• By The Financial District

CHINA’S ‘WOLF WARRIORS’ EARN NEW ENEMIES IN THE MAINLAND: AFP ANALYST

For over a year they have whipped up outrage against the West, but as China's "wolf warrior" diplomats are told to tone down the fury, they face an unexpected source of opposition: Nationalists at home.

Under fire in recent years over issues ranging from human rights abuses to blame for the COVID-19 pandemic, Beijing unleashed a new breed of diplomat that became known as "wolf warriors" -- a popular term for belligerent nationalism inspired by a Chinese blockbuster film, Jing Xuan Teng wrote for Agence France-Presse (AFP).


Foreign ministry spokespeople and officials abroad adopted a strident and indignant tone to loudly defend the Communist-led country and even promote conspiracy theories or openly insult foreign counterparts.


All the news: Business man in suit and tie smiling and reading a newspaper near the financial district.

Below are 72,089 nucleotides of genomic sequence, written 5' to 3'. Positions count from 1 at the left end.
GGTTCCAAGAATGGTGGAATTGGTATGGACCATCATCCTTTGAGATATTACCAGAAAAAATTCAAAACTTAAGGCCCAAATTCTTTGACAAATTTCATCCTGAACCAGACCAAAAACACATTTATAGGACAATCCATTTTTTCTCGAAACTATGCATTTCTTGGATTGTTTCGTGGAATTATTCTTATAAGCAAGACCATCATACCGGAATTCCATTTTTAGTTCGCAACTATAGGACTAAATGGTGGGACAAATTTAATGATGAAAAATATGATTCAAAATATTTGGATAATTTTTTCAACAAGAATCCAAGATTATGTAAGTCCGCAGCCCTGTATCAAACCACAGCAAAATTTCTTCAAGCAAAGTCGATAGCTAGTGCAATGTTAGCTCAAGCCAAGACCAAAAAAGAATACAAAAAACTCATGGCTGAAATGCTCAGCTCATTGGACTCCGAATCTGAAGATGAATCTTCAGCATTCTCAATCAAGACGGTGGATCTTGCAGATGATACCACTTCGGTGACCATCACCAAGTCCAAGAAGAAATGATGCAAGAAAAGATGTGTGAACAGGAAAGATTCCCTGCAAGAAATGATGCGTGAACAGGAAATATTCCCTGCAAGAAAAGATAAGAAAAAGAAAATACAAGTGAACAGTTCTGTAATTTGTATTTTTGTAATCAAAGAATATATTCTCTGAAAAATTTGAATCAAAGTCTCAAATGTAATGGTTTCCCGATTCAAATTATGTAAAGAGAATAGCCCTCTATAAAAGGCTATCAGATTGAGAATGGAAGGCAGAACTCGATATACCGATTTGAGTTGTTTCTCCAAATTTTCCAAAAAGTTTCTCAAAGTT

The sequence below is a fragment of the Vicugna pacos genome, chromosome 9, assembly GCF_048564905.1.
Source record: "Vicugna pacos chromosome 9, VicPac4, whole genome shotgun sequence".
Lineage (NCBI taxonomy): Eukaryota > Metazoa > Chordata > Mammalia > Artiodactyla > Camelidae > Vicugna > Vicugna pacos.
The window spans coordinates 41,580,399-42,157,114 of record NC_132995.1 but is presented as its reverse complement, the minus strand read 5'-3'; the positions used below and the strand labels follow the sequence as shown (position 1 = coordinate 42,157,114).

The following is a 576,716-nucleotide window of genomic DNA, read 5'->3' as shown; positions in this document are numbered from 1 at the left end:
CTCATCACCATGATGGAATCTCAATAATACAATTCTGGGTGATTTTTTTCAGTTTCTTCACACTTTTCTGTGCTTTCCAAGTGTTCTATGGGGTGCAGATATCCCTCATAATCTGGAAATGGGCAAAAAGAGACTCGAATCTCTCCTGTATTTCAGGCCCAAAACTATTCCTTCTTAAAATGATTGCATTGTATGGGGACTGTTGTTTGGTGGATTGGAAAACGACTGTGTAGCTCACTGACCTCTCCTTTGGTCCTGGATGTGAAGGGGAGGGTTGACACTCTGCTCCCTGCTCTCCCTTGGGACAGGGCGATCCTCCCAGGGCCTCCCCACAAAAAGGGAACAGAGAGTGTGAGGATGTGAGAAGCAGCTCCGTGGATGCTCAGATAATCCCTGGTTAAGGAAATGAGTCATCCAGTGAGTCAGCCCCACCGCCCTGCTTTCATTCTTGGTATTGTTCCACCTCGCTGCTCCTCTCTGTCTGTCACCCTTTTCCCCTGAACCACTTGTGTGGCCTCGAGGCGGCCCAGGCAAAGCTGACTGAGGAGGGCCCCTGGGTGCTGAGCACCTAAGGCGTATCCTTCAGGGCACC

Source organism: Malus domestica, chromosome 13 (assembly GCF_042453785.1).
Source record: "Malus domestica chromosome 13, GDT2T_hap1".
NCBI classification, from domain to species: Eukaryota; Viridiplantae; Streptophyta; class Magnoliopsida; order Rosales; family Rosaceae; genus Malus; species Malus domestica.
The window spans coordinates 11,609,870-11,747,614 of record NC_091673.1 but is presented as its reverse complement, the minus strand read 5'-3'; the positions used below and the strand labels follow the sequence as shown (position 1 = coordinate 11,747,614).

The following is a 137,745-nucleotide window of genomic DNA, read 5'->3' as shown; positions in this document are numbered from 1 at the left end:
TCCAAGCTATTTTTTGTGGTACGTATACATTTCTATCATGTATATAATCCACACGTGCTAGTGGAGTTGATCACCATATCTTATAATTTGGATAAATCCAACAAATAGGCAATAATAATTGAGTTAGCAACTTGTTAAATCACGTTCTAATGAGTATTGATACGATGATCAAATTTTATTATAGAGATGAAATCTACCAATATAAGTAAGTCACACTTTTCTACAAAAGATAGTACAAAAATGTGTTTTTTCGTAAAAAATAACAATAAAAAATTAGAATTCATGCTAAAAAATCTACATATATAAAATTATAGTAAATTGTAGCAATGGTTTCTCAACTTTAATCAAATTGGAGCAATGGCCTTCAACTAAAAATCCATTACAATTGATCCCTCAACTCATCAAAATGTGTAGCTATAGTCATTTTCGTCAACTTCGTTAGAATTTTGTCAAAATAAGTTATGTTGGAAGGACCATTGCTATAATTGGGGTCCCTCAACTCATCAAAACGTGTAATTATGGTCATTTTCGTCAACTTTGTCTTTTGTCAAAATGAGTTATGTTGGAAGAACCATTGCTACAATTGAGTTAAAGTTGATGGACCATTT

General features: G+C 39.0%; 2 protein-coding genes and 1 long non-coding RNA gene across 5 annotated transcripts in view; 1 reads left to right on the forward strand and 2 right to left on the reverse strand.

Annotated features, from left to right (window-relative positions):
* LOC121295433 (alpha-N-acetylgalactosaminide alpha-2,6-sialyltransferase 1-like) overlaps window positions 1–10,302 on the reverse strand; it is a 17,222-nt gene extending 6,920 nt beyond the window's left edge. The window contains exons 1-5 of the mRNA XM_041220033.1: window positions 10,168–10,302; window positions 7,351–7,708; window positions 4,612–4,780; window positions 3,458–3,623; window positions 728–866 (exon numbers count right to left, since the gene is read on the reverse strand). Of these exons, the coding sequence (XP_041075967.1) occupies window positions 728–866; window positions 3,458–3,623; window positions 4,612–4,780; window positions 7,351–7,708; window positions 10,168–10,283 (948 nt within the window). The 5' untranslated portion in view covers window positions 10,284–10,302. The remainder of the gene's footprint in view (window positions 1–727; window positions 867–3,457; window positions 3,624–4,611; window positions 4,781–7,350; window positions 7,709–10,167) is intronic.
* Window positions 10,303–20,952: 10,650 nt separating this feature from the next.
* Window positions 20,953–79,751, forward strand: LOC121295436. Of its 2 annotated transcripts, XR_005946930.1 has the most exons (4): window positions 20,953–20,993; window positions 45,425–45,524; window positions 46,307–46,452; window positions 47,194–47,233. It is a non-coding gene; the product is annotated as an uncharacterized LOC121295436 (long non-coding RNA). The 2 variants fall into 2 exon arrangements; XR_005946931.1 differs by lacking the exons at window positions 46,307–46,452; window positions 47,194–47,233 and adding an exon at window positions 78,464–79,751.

But in something of an about-turn, President Xi Jinping this month urged top political leaders to help cultivate a "reliable, admirable and respectable" international image in a bid to improve China's soft power. Officials and state media, he said, should help to "better tell China's stories."


For some analysts, the comments spoke to a growing realization that so many years of stoking nationalism at home has left Beijing with little room to make more complex diplomatic maneuvers. While the change shows a "broader realization at the top of the party that China's recent diplomatic strategy... has not been well received abroad, including among potential allies," said Florian Schneider, director of the Leiden Asia Centre in the Netherlands, the new approach requires a delicate balancing act.


"China's leaders have maneuvered themselves into somewhat of a trap. On the one hand, they have promised the world a mild and benevolent China -- on the other hand, they have promised domestic audiences a strong and assertive China."



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